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What Are the Best Tips for Teaching Theology?

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  • Written By: Mark Wollacott
  • Edited By: Lauren Fritsky
  • Last Modified Date: 10 September 2016
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The best tips for teaching theology are to understand the subject matter, know how to make it understandable for students and to be highly organized. In addition, the teacher needs to have a passion for engaging students and a desire to encourage them to learn for themselves. Theology is a contentious subject at times and needs to be taught with an even hand and without bias for or against one particular outlook.

Theology, at its most basic, studies the nature of God. In Western thinking, it is most closely linked to the Judeo-Christian-Islamic versions of God, but may also be applied to studying how other religions view and worship their God or Gods. The first tip for teaching theology is to know exactly what is to be taught. This means knowing whether a course needs to be designed to teach students about one particular church, one particular religion or to provide overviews of the world’s major religions.

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The type or types of theology being taught are going to affect the structure of the course. An overview course is going to have to touch lightly on each major religion. These courses tend to be broken down into religion and then sub-divided into sections such as history and then the major elements of the religion. A course teaching about just one religion can afford to break down into thematic elements, though they will have to look at how each church or sect views the element. A course teaching about just one church, for example, Methodist theology, will look in detail at each element of theology without having to pay heed to interpretations from outside the church.

Teachers of theology should know the students well. This means relating the course to the assumed and tested knowledge sets of the students. A middle or high school course on theology will mean teaching theology at its most basic. Teaching theology to university or college students will mean that the teacher is more able to skip basic concepts and concentrate on the details. Teaching to older students means the teacher is able to worry less about entertaining the students.

Regardless of the knowledge level of students, theology is a dense subject. This means it is essential that the teacher understands what he or she is teaching. Most higher institutions employ people who have studied theology. Other schools might not have this luxury, so it is up to the teacher to wrap his or her head around the subject and understand concepts and arguments concerning salvation, the nature of God, the sacraments and what happens during the Eucharist, for example.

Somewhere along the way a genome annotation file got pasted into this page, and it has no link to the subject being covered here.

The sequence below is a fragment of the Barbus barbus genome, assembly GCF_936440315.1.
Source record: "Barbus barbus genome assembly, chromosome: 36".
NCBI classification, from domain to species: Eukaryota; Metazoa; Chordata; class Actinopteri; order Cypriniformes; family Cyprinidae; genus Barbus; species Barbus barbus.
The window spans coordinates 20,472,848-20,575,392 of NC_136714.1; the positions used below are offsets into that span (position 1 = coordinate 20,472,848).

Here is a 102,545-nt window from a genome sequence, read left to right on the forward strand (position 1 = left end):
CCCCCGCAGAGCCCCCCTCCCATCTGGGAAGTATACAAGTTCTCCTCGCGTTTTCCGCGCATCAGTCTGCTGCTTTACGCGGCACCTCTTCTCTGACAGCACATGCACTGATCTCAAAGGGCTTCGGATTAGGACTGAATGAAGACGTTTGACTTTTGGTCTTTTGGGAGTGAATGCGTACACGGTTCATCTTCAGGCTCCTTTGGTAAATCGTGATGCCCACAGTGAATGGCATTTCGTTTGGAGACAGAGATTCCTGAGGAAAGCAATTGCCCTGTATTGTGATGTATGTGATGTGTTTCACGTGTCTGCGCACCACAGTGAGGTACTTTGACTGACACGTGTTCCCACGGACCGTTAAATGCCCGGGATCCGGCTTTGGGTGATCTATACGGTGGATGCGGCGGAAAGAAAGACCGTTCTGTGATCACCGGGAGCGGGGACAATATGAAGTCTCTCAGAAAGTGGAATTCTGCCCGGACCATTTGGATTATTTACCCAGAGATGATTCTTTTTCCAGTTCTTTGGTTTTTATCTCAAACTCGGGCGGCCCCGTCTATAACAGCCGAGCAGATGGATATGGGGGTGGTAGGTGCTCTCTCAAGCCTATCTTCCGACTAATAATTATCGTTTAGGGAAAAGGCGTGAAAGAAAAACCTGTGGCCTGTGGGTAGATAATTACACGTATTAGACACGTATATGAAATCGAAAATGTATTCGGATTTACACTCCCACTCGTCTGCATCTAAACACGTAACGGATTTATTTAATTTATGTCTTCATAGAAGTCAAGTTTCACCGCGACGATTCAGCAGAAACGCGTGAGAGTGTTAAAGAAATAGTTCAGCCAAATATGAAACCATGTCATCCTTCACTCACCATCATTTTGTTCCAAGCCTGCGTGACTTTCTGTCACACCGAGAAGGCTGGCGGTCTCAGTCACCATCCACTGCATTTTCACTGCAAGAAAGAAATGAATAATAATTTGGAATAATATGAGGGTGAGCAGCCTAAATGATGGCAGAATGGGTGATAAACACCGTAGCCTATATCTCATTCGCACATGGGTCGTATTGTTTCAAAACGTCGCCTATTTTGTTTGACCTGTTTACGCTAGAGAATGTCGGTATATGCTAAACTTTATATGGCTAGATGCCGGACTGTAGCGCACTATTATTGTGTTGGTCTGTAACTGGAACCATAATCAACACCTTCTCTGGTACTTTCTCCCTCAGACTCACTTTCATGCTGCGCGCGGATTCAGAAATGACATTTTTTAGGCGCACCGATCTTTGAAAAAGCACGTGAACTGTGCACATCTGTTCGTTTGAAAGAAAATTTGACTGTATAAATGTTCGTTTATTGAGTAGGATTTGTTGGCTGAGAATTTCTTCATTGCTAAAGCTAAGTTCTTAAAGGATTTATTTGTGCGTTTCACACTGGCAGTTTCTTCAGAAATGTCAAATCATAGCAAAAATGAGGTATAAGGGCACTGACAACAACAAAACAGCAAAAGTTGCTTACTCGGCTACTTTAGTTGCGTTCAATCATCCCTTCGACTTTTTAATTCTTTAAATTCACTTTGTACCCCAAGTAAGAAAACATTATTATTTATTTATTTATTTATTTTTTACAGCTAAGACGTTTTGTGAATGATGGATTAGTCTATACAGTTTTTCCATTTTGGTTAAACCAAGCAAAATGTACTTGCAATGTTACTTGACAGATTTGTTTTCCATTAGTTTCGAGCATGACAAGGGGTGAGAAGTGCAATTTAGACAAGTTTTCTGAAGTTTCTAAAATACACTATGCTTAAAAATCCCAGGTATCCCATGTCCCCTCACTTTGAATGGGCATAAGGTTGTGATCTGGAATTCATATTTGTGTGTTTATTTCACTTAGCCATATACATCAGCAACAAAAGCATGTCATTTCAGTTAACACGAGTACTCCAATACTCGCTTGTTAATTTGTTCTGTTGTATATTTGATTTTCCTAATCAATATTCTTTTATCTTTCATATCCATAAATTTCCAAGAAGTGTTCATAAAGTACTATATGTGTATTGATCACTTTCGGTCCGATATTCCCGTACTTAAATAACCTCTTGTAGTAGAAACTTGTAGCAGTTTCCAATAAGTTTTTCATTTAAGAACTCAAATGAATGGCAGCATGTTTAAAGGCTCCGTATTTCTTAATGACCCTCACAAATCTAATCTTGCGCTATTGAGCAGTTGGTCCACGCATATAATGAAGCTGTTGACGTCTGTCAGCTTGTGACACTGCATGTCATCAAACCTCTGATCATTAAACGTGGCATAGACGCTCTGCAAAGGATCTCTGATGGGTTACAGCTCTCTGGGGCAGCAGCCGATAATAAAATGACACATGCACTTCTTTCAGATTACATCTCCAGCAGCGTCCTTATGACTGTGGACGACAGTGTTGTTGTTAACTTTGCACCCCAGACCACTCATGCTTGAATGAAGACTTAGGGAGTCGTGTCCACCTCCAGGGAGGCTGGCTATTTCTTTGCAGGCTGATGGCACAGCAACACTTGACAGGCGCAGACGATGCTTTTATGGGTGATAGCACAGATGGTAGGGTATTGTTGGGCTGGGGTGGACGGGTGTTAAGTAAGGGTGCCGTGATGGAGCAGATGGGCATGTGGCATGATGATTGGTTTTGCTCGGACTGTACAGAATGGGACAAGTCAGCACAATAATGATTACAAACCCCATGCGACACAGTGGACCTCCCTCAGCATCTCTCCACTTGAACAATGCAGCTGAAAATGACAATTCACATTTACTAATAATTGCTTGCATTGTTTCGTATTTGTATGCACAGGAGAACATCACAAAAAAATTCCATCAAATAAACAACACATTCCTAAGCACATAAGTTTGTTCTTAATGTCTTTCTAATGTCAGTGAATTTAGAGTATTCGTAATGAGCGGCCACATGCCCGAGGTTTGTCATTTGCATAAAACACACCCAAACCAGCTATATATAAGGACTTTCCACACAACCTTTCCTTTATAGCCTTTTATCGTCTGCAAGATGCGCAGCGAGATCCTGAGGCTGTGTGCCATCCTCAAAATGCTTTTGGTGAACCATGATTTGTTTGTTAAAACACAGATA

As well as understanding it, the teacher needs to be able to get the students to understand the subject matter, too. Teaching theology is about giving students information and then helping them interpret it and evaluate it, but it is also about provoking an interest in the subject matter. This means teachers need to be able to articulate theology in a way that is comprehensible and engaging.

Learning theology is a matter of faith and interest. Some students who have chosen to study theology will be doing so because they want to learn and many will have pre-formed opinions about certain areas. Allow students to discuss elements of theology. The teacher can either introduce a certain topic, then open it up for discussion, or the teacher can pose a question such as "Does the bread and wine turn into the body and blood of Christ during the Eucharist?" and then provide official interpretations of that question after the discussion or during it to provoke reactions.

One important tip for teaching theology is for the teacher to remain open-minded. It is important for students to be able to form their own opinions. Classes and assessments need to examine understanding, but they also need to give the students the opportunity to express their own opinions on the subject matter. It is not a good idea for a teacher to compare a student’s opinion against his or her own opinions on the subject and the teacher should, therefore, seek to be as objective as possible.

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